A white-tailed deer's diet varies depending on the season, but the deer typically eat grass, legumes, twigs, leaves and alfalfa. A white-tailed deer living in a desert environment also eats cacti. Its four-chambered stomach allows it to eat foods that humans cannot eat, including mushrooms, lichen and poison ivy. It is typically an herbivore, but consumes nesting songbirds and mice if given the opportunity.
The four-chambered stomach allows the deer to digest its food later after it is safely under cover. Each stomach chamber has a specific function. The rumen and the reticulum are the first two chambers, and these mix the food with bile to form a cud. The deer regurgitates the food and chews it again before the food passes to the omasum, which removes water. The abomasum sends the food into the small intestine, and the small intestine absorbs the food's nutrients.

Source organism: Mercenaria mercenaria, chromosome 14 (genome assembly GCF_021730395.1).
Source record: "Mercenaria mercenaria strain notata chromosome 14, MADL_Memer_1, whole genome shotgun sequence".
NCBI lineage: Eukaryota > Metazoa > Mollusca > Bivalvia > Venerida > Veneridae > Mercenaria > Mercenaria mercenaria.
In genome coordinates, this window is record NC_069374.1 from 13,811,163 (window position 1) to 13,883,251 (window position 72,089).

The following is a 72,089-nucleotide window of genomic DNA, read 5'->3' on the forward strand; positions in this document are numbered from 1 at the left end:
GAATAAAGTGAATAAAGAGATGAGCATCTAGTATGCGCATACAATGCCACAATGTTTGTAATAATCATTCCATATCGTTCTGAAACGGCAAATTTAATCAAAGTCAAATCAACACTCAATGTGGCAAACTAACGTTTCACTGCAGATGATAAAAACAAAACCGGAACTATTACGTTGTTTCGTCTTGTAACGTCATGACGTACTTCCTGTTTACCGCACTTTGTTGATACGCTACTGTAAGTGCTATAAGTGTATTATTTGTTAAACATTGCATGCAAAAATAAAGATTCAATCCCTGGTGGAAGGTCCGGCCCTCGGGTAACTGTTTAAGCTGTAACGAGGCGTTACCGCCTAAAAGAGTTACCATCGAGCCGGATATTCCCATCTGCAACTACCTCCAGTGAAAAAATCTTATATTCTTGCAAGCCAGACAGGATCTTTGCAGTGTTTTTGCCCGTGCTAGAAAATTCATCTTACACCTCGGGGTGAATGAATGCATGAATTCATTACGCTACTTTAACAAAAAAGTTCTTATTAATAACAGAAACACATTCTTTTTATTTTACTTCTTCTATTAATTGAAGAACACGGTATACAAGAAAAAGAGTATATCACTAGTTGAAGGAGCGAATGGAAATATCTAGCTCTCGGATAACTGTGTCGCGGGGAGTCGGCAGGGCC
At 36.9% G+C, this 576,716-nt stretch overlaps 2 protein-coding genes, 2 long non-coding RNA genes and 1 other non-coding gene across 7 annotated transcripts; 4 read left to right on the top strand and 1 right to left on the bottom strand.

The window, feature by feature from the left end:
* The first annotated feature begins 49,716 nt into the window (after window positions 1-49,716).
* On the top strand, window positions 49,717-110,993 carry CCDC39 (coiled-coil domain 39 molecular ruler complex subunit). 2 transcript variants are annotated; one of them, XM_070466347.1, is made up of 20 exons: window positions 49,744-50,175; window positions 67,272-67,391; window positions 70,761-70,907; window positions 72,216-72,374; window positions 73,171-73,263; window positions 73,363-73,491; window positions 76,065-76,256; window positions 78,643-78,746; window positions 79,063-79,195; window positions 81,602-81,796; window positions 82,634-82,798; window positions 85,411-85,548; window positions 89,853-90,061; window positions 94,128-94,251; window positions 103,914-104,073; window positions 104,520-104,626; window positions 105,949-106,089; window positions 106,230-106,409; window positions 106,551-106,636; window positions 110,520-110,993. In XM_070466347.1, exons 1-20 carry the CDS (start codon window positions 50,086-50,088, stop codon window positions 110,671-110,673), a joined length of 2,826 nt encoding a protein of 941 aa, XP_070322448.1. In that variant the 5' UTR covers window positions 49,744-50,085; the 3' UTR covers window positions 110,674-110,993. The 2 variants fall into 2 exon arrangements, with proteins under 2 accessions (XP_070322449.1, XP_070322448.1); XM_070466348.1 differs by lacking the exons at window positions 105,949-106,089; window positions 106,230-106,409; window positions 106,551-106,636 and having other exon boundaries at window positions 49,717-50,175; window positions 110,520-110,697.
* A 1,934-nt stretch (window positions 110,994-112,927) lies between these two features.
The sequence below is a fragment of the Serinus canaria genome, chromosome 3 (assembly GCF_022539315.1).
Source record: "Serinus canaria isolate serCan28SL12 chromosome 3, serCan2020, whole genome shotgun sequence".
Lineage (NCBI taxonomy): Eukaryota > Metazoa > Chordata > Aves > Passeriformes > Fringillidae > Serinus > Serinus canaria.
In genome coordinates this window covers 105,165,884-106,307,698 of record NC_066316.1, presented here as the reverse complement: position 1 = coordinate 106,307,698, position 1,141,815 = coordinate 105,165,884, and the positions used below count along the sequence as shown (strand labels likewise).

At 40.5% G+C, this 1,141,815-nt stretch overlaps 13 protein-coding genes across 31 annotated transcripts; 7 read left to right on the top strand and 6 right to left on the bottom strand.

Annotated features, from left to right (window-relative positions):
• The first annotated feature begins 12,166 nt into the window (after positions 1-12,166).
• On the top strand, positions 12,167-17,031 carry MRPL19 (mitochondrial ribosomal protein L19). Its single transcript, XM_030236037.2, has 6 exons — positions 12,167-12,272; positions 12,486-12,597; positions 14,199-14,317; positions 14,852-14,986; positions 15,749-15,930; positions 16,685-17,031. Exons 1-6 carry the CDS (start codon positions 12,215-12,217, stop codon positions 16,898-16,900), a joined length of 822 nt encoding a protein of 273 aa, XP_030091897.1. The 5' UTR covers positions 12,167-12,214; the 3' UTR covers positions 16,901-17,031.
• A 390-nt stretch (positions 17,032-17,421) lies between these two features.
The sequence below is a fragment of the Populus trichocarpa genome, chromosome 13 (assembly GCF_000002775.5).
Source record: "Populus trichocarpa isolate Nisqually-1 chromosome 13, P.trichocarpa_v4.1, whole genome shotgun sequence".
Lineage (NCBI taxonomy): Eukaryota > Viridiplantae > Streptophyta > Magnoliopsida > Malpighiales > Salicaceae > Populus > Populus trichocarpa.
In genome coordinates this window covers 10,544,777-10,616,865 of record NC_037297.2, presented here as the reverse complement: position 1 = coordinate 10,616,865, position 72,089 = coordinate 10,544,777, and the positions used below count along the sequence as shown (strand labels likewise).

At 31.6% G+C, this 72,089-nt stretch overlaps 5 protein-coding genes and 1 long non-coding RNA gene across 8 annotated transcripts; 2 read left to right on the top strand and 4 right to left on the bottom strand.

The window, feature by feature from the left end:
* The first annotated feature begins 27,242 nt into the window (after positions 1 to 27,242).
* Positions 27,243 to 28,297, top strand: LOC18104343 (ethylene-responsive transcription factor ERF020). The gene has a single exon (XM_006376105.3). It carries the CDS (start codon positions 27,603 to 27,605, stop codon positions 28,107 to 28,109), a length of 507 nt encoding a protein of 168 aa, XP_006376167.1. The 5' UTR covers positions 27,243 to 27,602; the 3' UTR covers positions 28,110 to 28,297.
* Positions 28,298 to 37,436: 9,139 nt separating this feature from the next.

White-tailed deer range from Canada to South America, and people have introduced the deer into Jamaica, New Zealand, Cuba, the Bahamas and Finland, among other locations. They prefer fields with deciduous trees for cover in the summer and conifer forests in the winter. Adults have reddish brown coats in the summer that fade to greyish-brown in the winter, and bucks grow a set of antlers each year.